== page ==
According to the local sheriff, the medical school at the University of Michigan was the place to look for the missing remains. Yes, they were there, concealed by medical students. Despite being embarrassed, the students handed up the bodies and went back to their studies. The students handed over the bodies and returned to their studies, humiliated yet unfazed. This type of thing happened all the time in the 1800s, not only in Michigan, but everywhere teachers taught medical students how to save lives.
Robbers Take the Son of a US President from the Grave; Smuggle To Michigan
U.S. Rep. John Scott Harrison, the father of President Benjamin Harrison, is a relative of President William Henry Harrison. Despite being well-known for his political career, he was a victim of body snatchers.
According to a 1950 article in the Ohio History Journal, John Scott Harrison supposedly passed away and was buried in the family burial in North Bend, Ohio, in 1878. At the time, dissecting unclaimed remains was not yet legal in Ohio. Therefore, doctors required corpses for anatomy lessons. Body theft was a problem. Medical students may learn about anatomy from corpses thanks to voluntary body donation initiatives. Harrison’s family buried him in a sizable vault and filled it with dirt and large rocks to preserve his remains.
However, the resurrectionists persisted. On the day of Harrison’s funeral, mourners saw that a nearby new tomb that formerly contained Augustus Devin’s remains was empty. Devin teamed up with another friend to search the medical schools in Cincinnati for the body. One of Harrison’s children was a friend of Devin’s.
Instead, they found John Scott Harrison hanging precariously from a rope in a pitch-black chute. Additionally stolen was Harrison’s dead body. The Ohio History Journal reports that this terrifying episode attracted a lot of media attention. Later, his preserved body of Devin was found at the University of Michigan Medical College.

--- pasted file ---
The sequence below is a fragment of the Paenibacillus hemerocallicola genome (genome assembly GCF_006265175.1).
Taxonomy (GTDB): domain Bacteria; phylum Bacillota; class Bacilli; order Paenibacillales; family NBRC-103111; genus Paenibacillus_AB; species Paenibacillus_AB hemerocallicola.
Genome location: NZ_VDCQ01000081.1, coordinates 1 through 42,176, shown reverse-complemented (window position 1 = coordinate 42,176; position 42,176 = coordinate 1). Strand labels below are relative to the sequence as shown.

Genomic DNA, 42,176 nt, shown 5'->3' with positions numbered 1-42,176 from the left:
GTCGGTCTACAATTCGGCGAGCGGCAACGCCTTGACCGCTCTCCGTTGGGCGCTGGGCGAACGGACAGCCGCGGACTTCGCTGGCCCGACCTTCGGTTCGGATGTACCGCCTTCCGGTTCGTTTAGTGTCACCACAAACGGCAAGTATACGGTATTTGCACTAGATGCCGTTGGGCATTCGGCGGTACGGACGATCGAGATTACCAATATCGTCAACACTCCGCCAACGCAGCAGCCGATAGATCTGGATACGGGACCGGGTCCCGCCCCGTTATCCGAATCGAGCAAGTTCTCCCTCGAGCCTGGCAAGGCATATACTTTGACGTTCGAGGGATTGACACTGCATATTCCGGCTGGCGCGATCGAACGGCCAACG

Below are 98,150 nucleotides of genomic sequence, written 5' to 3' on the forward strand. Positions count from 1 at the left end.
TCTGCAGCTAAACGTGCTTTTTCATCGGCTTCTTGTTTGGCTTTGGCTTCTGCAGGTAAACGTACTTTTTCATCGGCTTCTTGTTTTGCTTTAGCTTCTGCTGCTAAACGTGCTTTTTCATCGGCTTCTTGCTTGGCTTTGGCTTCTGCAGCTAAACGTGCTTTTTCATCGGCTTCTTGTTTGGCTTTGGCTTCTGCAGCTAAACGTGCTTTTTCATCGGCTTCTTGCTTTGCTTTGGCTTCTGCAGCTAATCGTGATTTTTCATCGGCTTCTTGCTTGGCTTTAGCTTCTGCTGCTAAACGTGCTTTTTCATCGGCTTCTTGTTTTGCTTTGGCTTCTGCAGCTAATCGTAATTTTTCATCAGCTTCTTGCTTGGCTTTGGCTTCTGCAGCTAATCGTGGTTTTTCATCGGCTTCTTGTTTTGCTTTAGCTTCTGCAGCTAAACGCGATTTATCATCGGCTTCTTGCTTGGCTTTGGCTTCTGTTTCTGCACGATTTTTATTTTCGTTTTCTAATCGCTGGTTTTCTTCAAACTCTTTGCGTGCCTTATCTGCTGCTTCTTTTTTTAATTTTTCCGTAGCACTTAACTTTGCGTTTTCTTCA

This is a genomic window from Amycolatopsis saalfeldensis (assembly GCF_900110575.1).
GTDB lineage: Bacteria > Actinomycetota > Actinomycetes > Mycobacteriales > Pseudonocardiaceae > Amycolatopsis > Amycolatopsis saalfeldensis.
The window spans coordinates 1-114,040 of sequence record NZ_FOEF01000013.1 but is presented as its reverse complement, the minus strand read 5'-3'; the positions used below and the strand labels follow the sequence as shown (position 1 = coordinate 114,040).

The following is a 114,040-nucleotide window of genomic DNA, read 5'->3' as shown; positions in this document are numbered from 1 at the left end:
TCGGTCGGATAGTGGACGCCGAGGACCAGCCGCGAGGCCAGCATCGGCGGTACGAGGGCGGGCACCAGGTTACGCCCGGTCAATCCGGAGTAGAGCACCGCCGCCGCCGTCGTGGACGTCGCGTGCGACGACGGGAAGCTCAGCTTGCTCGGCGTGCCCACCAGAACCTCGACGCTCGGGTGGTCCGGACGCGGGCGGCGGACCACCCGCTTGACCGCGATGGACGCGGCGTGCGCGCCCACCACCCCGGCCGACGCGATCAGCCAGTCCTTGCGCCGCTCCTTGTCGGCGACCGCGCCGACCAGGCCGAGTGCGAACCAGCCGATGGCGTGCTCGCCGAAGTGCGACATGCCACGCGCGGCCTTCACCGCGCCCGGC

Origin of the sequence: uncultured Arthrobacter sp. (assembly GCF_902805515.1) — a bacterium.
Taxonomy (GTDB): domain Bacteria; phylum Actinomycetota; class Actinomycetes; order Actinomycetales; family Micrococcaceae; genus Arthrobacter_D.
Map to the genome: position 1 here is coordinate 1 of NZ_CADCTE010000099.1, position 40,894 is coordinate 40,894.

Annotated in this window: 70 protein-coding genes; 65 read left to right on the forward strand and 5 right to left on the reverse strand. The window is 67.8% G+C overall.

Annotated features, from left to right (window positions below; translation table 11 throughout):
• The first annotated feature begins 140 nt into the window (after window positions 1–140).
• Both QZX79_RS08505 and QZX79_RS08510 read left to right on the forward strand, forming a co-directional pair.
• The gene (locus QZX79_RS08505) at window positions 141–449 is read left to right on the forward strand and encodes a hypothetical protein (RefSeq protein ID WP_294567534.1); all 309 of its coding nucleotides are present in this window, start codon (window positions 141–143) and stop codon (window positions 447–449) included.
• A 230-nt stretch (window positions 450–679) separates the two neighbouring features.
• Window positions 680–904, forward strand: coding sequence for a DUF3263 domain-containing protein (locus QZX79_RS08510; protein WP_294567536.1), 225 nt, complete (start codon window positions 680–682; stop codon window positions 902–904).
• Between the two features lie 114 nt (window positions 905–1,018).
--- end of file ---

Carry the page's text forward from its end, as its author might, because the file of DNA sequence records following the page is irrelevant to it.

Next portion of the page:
Modern Grave Robbers Don’t Need a Shovel
After detaining a lady for allegedly removing a stunning range of goods placed at graves strewn over two cemeteries, police in Michigan were incensed in 2017. About 200 different items are allegedly missing from graveyards and utilized by Lisa Corcoran to embellish her home, which is deemed felony theft. During the spooky crime spree, which included six heists, Corcoran is accused of stealing relics from 24 different graves. When Corcoran was suspected of stealing flowers from an apartment complex, someone called the police, and the grave thief was caught. Investigators were appalled to discover 188 different items that they believe were taken from atop graves in her home. They were astonished to learn this.
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Related Grave Robber Stories
- The Haunted Bay Port Hotel – About the year 1900 despondent young man committed suicide in one of the lower rooms by slashing his wrists and throat. Before he dies, the young man succeeds in making bloody handprints over the beautiful walls of his room. Because it was difficult to cover up the stains, this was locked up and not used again.
- The Port Crescent State Park Sits on a Ghost Town – Port Crescent State Park is one of the largest state parks in southern Michigan. Located at the tip of Michigan’s “thumb” along three miles of Lake Huron Saginaw Bay’s sandy shoreline, the park offers excellent fishing, canoeing, hiking, cross-country skiing, birding, and hunting opportunities. However, a little-known aspect of this park is that it sits in a ghost town.
- Haunted and Spooky Sites in Michigan’s Thumb – Michigan’s Upper Thumb is full of colorful history—from the boomtowns of the 1800s lumber era to today’s resorts and vacation homes. The area has long been acknowledged as an active paranormal region and has been the subject of books, film, and television.
- Stay in a Haunted House, If You Dare! – The Inn was built in 1890 at the end of the lumber era in the Upper Thumb. Contracted by William H. Wallace, the Victorian-style home was designed with the tastes and style common at that time by those with means.
3 thoughts on “Grave Robbers Brazenly Operated In Michigan During the 1800s”
Yikes! The building site mentioned was where I used to work. Not same building, of course! Thankfully.
Wow. Never heard this before!